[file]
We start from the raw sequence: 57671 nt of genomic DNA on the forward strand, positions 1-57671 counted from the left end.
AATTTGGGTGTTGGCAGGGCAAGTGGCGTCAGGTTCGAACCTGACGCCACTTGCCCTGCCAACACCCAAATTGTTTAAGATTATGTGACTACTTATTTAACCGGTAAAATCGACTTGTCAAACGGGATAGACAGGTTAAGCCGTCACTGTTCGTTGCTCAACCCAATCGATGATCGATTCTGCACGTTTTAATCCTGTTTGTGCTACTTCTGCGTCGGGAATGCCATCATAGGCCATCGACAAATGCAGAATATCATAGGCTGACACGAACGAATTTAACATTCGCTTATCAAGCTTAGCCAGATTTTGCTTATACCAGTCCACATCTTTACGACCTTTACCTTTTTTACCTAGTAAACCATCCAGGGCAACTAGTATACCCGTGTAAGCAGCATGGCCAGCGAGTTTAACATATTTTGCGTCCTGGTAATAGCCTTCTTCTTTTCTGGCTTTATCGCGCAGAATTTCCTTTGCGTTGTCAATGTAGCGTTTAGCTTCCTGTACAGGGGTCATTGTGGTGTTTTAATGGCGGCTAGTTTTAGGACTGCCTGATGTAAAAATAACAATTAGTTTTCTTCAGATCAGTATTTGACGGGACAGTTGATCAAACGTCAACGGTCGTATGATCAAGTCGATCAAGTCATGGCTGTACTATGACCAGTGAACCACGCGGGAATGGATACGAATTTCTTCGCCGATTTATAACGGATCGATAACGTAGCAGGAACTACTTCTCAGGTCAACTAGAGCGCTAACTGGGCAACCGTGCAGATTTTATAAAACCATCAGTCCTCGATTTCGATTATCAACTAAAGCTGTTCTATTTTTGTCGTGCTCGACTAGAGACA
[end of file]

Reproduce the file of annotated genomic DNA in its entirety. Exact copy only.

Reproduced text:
We start from the raw sequence: 57671 nt of genomic DNA on the forward strand, positions 1-57671 counted from the left end.
AATTTGGGTGTTGGCAGGGCAAGTGGCGTCAGGTTCGAACCTGACGCCACTTGCCCTGCCAACACCCAAATTGTTTAAGATTATGTGACTACTTATTTAACCGGTAAAATCGACTTGTCAAACGGGATAGACAGGTTAAGCCGTCACTGTTCGTTGCTCAACCCAATCGATGATCGATTCTGCACGTTTTAATCCTGTTTGTGCTACTTCTGCGTCGGGAATGCCATCATAGGCCATCGACAAATGCAGAATATCATAGGCTGACACGAACGAATTTAACATTCGCTTATCAAGCTTAGCCAGATTTTGCTTATACCAGTCCACATCTTTACGACCTTTACCTTTTTTACCTAGTAAACCATCCAGGGCAACTAGTATACCCGTGTAAGCAGCATGGCCAGCGAGTTTAACATATTTTGCGTCCTGGTAATAGCCTTCTTCTTTTCTGGCTTTATCGCGCAGAATTTCCTTTGCGTTGTCAATGTAGCGTTTAGCTTCCTGTACAGGGGTCATTGTGGTGTTTTAATGGCGGCTAGTTTTAGGACTGCCTGATGTAAAAATAACAATTAGTTTTCTTCAGATCAGTATTTGACGGGACAGTTGATCAAACGTCAACGGTCGTATGATCAAGTCGATCAAGTCATGGCTGTACTATGACCAGTGAACCACGCGGGAATGGATACGAATTTCTTCGCCGATTTATAACGGATCGATAACGTAGCAGGAACTACTTCTCAGGTCAACTAGAGCGCTAACTGGGCAACCGTGCAGATTTTATAAAACCATCAGTCCTCGATTTCGATTATCAACTAAAGCTGTTCTATTTTTGTCGTGCTCGACTAGAGACA